Not a problem, @a_g_reed . Newbies who seek to learn are better than ones who assume they know everything already. 😉
That said... two things... you say "print the object"... that's not exactly what you're seeking to do. An object has properties like "Caption" or "wText" or "ContentText" or something like that. So, you first need to know what you're looking to print. From there, it's a for loop like what is posted above. Keep in mind that if the property is blank (like "MappedName" for the OP), then you'll print blank.
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Thank you so much,@tristaanogre - that definitely clears some things up for me. So, in other words, I can use a method such as FindAllChildren configured to return a property such as FullClassName? I guess I'm still a bit confused about the method's operation parameters. Would I leave the PropValues as 'not specified' in order to return all child objects with the aforementioned property?
I'm going to be spending the day reviewing some coding tutorials
> I can use a method such as FindAllChildren configured to return a property such as FullClassName?
Refer to the Object Browser window in TestComplete. The tree on the left is a list of processes running in your system. If you expand any process, you will see a list of objects (windows, etc.) that this given process consists from and that are accessible to TestComplete.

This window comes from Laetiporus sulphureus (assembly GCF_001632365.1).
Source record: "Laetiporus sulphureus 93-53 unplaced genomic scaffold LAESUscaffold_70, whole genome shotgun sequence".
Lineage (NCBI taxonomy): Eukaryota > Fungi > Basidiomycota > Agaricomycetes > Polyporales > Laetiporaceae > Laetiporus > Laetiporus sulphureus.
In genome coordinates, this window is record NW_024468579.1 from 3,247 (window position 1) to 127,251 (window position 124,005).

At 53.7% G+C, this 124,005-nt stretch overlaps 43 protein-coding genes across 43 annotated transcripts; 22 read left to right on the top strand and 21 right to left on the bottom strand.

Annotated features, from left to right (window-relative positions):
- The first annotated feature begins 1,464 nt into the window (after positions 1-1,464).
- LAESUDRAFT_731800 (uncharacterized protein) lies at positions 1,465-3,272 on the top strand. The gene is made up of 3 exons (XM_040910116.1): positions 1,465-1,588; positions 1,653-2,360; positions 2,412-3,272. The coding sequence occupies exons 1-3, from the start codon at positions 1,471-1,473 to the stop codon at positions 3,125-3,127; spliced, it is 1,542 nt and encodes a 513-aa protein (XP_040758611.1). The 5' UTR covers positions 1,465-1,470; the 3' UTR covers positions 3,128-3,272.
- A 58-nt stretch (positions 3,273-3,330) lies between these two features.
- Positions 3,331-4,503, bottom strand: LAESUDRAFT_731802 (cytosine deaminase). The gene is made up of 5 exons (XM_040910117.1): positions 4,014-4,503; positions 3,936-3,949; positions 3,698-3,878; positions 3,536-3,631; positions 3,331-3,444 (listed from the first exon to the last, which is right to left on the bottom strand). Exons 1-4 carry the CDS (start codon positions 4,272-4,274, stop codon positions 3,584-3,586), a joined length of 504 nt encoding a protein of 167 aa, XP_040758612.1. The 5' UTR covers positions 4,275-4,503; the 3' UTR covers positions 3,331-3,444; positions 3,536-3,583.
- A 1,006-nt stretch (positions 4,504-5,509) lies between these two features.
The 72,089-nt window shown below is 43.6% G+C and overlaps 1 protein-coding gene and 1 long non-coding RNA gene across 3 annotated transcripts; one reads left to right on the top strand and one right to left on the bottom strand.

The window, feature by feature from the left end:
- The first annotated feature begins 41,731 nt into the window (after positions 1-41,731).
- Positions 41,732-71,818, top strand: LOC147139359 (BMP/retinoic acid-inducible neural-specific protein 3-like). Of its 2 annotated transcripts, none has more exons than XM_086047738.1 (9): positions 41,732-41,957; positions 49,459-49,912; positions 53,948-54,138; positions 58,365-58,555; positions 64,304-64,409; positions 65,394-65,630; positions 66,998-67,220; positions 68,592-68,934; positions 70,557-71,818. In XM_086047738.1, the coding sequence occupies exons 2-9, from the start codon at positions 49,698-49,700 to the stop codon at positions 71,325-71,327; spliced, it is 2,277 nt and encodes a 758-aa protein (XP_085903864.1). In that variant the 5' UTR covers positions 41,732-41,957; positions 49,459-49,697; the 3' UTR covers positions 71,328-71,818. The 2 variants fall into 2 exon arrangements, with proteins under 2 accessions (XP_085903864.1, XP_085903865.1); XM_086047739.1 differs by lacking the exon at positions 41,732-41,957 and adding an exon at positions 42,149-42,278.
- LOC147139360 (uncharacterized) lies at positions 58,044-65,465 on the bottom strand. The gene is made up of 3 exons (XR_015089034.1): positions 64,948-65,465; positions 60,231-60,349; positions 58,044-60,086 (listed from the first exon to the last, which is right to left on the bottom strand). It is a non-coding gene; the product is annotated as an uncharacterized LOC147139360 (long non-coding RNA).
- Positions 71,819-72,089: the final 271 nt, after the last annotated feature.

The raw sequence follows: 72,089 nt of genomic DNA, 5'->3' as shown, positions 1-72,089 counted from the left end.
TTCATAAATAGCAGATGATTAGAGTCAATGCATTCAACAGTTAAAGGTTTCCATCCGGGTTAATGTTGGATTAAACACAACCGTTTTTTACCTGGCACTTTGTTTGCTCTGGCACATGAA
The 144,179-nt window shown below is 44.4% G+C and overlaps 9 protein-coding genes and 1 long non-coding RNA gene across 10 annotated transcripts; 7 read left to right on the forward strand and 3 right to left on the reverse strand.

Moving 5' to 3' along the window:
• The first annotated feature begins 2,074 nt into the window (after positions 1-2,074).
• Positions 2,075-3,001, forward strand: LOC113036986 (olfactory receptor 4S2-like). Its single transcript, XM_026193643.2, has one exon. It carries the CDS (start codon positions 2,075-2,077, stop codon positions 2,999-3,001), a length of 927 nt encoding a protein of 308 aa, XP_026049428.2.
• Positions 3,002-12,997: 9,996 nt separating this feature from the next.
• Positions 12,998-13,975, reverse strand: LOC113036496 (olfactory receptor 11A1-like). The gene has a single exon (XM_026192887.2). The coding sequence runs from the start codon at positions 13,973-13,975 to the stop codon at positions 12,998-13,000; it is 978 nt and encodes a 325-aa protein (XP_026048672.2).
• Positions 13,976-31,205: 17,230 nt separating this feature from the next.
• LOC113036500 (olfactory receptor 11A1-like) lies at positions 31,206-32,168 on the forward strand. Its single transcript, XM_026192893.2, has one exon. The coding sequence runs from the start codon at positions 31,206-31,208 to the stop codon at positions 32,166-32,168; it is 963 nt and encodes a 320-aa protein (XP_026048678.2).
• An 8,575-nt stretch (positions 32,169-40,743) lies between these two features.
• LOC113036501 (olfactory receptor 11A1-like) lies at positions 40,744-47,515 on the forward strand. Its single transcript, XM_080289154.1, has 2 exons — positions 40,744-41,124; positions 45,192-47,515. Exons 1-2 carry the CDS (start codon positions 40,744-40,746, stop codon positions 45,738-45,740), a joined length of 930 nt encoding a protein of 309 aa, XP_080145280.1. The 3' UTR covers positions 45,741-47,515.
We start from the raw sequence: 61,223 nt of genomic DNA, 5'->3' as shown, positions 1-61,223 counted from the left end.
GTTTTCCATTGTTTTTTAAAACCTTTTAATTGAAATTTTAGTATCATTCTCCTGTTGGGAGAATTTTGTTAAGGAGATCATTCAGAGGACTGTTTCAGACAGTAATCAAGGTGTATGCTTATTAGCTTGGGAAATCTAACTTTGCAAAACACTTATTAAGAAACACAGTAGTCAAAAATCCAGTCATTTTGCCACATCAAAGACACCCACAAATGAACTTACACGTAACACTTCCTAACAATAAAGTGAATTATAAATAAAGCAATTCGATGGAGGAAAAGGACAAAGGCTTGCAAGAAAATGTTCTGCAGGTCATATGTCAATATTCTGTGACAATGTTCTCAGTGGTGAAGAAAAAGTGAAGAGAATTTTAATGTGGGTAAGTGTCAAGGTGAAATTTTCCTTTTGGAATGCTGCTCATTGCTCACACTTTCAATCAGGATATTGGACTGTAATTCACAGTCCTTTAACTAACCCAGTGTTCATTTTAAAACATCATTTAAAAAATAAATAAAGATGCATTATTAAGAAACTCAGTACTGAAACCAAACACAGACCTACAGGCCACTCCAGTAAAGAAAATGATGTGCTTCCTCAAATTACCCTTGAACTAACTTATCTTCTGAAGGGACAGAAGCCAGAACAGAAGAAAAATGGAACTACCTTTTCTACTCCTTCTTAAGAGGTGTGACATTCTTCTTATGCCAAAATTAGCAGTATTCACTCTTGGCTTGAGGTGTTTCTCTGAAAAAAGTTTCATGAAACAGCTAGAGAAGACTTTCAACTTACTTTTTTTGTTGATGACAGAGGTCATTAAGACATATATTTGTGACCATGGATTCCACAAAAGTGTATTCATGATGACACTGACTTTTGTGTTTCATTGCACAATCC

If you select any object in the tree (click on it), than the right pane will provide you with the list of properties and their values, as well as with the list of the methods (on the respective tab) that the selected object consisits from.
.FindAllChildren method of TestComplete always returns an array of child objects selected according to the specified criteria (property names and values). And then, you may iterate through the returned array and for each its element (that will be an object from your tested application) you may access its properties and their values.
The same, but in slightly different wording: You cannot search for property in TestComplete. Property is an attribute of an object. You can search for object(s) and specify property name and value as a filter condition.
Once the object is found, you may acces (get/set) values of its properties and/or call its methods.
This line of code
var resultsArray = paymentWindow.FindAllChildren(["WndClass", "Visible"],["button", true], 5);
translated into human language will mean this:
"Search the tree of child objects of the paymentWindow up to 5 levels deep and look for the objects that a) have WndClass property and the value of this property is 'button'; and b) have Visible property and the value of this property equals to true and return found objects as items of the resultsArray array."
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